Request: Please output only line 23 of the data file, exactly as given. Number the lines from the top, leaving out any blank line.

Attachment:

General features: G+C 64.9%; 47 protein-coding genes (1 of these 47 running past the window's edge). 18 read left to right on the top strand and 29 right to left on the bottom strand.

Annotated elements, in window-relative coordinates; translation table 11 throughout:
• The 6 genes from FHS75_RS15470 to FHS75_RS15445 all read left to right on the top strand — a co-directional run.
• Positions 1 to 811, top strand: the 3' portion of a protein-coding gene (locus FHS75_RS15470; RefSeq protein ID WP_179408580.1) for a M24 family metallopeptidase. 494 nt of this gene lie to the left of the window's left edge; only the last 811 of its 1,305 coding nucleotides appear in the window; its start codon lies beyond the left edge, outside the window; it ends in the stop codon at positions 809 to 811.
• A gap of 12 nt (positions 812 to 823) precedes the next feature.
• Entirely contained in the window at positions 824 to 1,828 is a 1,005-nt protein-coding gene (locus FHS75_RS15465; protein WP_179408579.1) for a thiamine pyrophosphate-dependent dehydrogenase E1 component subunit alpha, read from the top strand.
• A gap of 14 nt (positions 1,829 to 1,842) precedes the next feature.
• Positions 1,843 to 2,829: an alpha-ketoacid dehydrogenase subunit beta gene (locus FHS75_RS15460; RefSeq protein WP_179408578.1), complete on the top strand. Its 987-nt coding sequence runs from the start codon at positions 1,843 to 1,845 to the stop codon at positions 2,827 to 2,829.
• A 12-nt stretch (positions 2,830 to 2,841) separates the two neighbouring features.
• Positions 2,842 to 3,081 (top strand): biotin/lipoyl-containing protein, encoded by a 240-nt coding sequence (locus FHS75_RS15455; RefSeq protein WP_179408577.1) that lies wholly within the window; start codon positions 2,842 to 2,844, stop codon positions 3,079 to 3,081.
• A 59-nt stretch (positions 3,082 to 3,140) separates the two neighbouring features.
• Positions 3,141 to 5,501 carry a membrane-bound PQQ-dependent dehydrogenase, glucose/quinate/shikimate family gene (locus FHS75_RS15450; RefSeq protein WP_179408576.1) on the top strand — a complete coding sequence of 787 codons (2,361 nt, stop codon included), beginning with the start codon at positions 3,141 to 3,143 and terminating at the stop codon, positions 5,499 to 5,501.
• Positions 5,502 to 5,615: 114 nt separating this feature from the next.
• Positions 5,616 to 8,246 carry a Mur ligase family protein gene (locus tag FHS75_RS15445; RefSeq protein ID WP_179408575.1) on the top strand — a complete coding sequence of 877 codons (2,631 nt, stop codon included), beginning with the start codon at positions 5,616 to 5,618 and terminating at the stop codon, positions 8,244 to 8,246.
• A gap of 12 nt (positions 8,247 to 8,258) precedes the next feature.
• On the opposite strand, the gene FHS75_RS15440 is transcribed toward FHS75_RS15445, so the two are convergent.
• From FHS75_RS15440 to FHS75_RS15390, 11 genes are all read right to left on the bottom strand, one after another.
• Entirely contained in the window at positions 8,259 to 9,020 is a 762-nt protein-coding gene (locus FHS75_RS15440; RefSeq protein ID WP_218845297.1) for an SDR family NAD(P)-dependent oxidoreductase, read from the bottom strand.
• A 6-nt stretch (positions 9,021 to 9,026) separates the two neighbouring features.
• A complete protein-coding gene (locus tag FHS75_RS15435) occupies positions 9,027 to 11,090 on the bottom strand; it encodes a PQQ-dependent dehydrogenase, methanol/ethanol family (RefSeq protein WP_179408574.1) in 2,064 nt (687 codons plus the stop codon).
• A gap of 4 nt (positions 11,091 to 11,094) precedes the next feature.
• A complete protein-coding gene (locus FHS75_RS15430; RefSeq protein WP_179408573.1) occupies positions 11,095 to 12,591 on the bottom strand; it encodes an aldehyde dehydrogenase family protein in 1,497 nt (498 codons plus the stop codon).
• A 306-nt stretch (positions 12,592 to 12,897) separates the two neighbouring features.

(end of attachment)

• A 306-nt stretch (positions 12,592 to 12,897) separates the two neighbouring features.